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From Wikipedia, the free encyclopedia
The General Data Protection Regulation (GDPR) (Regulation (EU) 2016/679) is a regulation by which the European Parliament, the European Council and the European Commission intend to strengthen and unify data protection for individuals within the European Union (EU). It also addresses export of personal data outside the EU. The primary objectives of the GDPR are to give citizens back the control of their personal data and to simplify the regulatory environment for international business by unifying the regulation within the EU. When the GDPR takes effect it will replace the data protection directive (officially Directive 95/46/EC)  from 1995. Perhaps confusingly for some, there is a new directive as well as a new regulation; it will apply to police procedures, which will continue to vary from one Member State to the other.
The regulation was adopted on 27 April 2016. It enters into application 25 May 2018 after a two-year transition period and, unlike a directive, it does not require any enabling legislation to be passed by national governments.
“The proposed new EU data protection regime extends the scope of the EU data protection law to all foreign companies processing data of EU residents. It provides for a harmonization of the data protection regulations throughout the EU, thereby making it easier for non-European companies to comply with these regulations; however, this comes at the cost of a strict data protection compliance regime with severe penalties of up to 4% of worldwide turnover.” The Parliament’s version contains increased fines up to 5%. After trilogue negotiations between the European Parliament, the European Commission and the Council of Ministers, there is general consensus on the wording of the GDPR and also the financial penalties for non-compliance.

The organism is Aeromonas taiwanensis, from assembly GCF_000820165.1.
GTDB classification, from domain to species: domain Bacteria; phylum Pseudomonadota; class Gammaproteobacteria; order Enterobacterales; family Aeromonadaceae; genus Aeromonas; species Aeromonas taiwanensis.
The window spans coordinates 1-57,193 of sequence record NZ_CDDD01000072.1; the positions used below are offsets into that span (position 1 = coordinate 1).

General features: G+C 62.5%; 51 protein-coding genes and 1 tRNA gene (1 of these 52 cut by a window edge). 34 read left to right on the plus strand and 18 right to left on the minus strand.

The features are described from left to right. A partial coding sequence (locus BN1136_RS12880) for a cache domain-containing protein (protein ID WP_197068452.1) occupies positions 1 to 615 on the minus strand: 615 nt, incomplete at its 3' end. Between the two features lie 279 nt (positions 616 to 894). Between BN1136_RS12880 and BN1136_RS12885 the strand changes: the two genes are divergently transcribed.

The proposal for the European Data Protection Regulation contains the following key changes:
The regulation applies if the data controller or processor (organization) or the data subject (person) is based in the EU. Furthermore (and unlike the current Directive) the Regulation also applies to organizations based outside the European Union if they process personal data of EU residents. The regulation does not apply to the processing of personal data for national security activities or law enforcement (“competent authorities for the purposes of prevention, investigation, detection or prosecution of criminal offences or the execution of criminal penalties”). According to the European Commission “personal data is any information relating to an individual, whether it relates to his or her private, professional or public life. It can be anything from a name, a photo, an email address, bank details, posts on social networking websites, medical information, or a computer’s IP address.”